Virginia DEQ files recommendations for 20-MW energy storage facility

As noted in Shockoe Solar’s Feb. 26 application filed with the commission, construction of the BESS is anticipated to begin in 4Q22

The Virginia Department of Environmental Quality (DEQ) has filed with the Virginia State Corporation Commission recommendations for minimizing potential impacts to natural and cultural resources from construction and operation of the Shockoe Solar, LLC energy storage facility in Pittsylvania County.

As noted in the filing, Shockoe Solar intends to build, own, and operate an approximately 800-acre, 60-MW solar generation project, as well as the 20-MW distributed battery energy storage system (BESS), sitting on about 1.33 acre that would be located within the solar generation project site.

The DEQ added that the BESS would allow the solar facility to provide energy to the grid during periods when the photovoltaic (PV) solar panels cannot produce electricity, thereby allowing for more consistent energy inputs into the electrical grid.

The DEQ noted that no wetlands or waters of the United States were located within the BESS site. Among its recommendations, the DEQ said that no activity may substantially disrupt the movement of aquatic life indigenous to the water body, including those species that normally migrate through the area, unless the primary purpose of the activity is to impound water.

Discussing natural heritage resources, the DEQ noted that such sources have not been documented within the submitted project boundary, including a 100-foot buffer. The absence of data may indicate that the project area has not been surveyed, rather than confirm that the area lacks natural heritage resources. The DEQ added that the Virginia Department of Conservation and Recreation (DCR) recommends the development of an invasive species management plan for the project and the planting of Virginia native pollinator plant species that bloom throughout the spring and summer, to maximize benefits to native pollinators.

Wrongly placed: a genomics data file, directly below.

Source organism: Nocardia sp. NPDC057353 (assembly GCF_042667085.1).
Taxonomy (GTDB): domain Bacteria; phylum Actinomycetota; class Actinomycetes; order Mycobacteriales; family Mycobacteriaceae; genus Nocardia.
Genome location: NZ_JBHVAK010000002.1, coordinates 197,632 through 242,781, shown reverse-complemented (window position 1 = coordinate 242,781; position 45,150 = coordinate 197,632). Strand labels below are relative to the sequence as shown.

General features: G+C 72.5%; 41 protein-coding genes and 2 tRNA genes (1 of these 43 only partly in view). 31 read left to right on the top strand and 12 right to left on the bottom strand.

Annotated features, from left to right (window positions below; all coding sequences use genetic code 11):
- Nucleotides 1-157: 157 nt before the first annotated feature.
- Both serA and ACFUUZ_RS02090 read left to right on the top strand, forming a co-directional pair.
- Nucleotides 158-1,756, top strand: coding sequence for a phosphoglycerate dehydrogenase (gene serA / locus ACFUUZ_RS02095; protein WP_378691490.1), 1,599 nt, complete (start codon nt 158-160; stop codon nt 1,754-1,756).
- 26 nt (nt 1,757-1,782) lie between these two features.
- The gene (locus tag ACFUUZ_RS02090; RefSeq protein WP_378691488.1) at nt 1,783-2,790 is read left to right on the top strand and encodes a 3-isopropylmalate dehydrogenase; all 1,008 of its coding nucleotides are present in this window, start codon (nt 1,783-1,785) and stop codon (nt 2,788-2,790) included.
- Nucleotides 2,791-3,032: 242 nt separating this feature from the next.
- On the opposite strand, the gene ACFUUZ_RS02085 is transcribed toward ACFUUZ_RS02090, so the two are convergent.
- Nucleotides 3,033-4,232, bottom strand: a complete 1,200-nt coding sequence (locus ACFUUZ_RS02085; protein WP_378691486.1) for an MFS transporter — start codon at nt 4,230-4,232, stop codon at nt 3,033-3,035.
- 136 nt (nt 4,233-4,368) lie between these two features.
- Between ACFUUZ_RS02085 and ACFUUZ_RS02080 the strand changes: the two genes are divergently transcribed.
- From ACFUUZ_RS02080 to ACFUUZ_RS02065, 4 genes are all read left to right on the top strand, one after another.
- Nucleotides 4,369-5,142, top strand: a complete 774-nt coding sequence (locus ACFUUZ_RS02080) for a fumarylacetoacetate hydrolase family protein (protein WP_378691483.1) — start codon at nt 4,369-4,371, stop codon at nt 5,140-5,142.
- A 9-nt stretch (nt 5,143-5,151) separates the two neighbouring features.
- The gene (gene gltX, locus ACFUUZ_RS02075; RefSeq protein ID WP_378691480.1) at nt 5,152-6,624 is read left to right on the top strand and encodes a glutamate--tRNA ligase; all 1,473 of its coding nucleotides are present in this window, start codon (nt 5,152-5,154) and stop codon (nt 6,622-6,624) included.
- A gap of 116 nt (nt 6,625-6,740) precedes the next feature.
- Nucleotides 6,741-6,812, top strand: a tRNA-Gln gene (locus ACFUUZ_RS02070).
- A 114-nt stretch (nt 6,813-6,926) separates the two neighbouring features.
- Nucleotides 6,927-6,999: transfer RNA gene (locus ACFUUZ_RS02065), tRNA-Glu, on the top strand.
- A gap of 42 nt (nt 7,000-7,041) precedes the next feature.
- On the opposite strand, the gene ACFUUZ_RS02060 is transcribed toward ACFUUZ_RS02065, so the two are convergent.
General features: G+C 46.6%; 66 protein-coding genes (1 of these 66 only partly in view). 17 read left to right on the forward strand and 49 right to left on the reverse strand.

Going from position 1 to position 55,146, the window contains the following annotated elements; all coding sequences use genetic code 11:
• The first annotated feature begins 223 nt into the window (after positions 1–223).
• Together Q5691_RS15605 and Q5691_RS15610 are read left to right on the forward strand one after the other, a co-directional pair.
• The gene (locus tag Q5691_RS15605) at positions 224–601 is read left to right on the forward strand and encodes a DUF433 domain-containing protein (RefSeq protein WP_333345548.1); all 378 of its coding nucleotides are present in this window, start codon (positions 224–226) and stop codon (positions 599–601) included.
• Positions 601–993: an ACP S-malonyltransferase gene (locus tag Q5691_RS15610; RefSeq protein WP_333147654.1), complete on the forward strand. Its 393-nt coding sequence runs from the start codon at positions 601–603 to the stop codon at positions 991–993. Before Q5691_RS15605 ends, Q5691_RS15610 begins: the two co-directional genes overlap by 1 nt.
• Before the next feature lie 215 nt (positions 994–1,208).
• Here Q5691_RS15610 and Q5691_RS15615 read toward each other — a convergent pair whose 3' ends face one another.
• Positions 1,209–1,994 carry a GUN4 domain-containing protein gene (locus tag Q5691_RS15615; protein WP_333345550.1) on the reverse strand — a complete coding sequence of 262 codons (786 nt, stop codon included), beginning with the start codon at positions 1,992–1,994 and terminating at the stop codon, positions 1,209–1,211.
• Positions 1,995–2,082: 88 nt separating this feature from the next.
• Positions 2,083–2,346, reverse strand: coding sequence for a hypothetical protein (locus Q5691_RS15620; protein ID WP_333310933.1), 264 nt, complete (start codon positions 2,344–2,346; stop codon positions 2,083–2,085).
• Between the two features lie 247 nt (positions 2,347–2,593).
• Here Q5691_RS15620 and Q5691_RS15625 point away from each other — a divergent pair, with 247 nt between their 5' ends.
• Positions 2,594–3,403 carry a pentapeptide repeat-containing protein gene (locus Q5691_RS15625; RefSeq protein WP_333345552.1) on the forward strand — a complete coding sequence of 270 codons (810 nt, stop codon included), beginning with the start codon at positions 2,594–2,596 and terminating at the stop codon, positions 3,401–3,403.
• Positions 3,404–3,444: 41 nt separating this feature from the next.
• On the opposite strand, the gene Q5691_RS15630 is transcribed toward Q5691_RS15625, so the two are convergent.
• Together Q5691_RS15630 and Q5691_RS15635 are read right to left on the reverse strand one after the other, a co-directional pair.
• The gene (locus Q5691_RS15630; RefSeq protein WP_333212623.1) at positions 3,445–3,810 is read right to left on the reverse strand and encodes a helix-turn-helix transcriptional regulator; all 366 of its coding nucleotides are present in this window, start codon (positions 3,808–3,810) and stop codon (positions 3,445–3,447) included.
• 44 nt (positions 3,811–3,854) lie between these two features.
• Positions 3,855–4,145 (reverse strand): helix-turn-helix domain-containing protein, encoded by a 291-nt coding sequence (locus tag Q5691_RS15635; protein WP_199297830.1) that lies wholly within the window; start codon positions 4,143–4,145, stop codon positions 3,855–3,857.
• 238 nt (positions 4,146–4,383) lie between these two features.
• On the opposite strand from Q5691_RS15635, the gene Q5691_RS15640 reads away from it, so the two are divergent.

Of wildlife resources, the DEQ said that half of the BESS site is located within a cleared agricultural field, and, as a result, 0.62 acre of trees would need to be cleared. The DEQ said that effects to the northern long-eared bat are expected to be minimal.

Among other things, the DEQ addressed pollution prevention, noting that it recommends integrating pollution prevention techniques into the facility maintenance and operation, to include inventory control for centralized storage of hazardous materials.

As noted in Shockoe Solar’s Feb. 26 application filed with the commission, construction of the BESS is anticipated to begin in 4Q22, and testing of the BESS is anticipated to begin during 1Q23, followed by commissioning and commercial operation in 2Q23.

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Corina Rivera-Linares, chief editor for TransmissionHub, has covered the U.S. power industry for the past 15 years. Before joining TransmissionHub, Corina covered renewable energy and environmental issues, as well as transmission, generation, regulation, legislation and ISO/RTO matters at SNL Financial. She has also covered such topics as health, politics, and education for weekly newspapers and national magazines. She can be reached at clinares@endeavorb2b.com.